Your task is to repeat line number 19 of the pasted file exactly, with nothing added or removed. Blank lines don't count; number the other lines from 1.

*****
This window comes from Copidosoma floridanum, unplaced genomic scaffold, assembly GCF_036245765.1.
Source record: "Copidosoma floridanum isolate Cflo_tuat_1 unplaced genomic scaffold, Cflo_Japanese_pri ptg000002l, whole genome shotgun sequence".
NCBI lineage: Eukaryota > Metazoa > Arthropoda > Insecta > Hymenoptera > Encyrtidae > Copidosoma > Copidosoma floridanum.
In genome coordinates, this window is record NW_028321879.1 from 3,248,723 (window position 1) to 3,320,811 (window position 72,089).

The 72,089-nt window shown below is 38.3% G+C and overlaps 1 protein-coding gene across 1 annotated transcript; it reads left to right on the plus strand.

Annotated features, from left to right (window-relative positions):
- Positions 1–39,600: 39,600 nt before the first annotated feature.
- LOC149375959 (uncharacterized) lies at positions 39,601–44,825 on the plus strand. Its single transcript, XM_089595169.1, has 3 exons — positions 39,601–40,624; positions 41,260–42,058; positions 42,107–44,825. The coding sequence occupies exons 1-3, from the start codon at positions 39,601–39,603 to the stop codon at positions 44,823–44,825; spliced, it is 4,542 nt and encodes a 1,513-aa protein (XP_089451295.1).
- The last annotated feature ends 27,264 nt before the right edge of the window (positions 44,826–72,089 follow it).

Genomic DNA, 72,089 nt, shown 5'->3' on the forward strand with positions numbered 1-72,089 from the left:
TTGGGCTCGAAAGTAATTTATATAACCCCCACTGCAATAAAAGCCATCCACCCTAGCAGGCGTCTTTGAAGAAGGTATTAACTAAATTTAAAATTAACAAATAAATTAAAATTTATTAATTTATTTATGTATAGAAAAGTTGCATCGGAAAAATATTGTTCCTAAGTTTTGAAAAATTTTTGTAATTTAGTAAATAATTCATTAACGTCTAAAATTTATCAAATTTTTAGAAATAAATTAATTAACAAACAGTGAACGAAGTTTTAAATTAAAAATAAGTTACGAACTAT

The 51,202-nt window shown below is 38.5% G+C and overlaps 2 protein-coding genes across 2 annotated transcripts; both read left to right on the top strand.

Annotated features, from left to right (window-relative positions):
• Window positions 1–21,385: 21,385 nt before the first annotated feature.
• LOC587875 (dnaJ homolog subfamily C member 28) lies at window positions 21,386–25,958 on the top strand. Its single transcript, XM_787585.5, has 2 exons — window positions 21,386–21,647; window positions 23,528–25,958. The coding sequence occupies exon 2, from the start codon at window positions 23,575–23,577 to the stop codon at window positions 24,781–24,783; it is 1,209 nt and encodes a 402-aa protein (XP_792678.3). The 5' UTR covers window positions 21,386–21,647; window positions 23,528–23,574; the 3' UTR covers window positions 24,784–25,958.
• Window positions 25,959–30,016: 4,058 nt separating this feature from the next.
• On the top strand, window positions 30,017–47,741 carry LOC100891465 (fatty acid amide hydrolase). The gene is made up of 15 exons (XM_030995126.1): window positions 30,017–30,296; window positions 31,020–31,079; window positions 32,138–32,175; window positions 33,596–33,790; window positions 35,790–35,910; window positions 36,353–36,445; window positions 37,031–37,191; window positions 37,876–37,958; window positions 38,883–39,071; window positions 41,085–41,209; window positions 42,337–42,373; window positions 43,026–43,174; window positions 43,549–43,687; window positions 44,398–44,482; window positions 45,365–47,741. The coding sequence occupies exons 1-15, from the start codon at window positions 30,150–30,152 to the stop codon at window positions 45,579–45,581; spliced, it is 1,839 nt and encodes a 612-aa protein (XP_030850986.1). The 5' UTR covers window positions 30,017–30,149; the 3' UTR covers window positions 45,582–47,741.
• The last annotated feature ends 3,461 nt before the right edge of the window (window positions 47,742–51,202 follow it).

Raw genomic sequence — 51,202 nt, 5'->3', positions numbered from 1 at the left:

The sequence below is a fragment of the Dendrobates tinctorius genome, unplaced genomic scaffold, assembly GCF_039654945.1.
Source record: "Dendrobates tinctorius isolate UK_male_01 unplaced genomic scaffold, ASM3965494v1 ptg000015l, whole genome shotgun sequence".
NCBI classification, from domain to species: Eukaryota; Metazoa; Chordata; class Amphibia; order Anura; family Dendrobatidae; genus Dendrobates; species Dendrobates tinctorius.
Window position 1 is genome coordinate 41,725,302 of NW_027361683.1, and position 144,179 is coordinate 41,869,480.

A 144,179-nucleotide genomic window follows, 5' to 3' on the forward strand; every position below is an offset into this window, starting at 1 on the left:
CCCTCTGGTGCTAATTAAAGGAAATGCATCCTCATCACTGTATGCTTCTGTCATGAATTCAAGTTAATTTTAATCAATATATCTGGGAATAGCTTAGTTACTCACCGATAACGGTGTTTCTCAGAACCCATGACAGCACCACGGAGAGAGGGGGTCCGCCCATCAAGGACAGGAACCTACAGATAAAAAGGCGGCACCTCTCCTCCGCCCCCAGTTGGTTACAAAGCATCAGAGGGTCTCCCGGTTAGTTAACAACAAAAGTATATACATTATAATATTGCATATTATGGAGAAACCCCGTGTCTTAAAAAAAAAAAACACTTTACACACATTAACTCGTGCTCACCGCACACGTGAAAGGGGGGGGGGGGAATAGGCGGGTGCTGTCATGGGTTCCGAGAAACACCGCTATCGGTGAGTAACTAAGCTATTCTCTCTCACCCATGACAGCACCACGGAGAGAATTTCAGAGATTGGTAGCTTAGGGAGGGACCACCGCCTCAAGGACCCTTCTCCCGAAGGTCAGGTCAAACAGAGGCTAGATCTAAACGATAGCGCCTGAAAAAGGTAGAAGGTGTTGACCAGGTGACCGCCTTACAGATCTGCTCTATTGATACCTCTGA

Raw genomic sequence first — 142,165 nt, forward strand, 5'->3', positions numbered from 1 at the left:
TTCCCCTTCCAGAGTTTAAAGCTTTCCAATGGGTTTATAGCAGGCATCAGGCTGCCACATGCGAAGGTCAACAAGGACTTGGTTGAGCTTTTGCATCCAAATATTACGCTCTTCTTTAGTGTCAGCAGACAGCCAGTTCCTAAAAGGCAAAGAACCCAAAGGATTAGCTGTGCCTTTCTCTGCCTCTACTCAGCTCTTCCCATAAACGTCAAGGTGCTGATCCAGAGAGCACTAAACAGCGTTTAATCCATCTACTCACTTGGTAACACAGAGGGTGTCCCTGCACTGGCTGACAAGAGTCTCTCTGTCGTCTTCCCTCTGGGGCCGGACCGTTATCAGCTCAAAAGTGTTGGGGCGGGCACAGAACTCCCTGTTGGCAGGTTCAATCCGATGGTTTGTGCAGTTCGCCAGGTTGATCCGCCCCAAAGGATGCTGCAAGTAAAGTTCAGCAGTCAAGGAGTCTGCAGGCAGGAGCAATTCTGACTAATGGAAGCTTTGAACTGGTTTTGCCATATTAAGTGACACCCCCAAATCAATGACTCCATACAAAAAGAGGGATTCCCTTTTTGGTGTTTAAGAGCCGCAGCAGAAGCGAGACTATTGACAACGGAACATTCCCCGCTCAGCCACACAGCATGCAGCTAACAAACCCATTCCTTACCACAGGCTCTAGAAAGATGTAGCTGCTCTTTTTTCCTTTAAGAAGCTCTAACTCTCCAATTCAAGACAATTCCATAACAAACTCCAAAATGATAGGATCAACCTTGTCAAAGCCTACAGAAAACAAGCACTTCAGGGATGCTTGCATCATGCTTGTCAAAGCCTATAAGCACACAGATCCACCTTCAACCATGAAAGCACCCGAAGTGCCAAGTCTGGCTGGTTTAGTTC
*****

Raw genomic sequence — 51,202 nt, 5'->3', positions numbered from 1 at the left: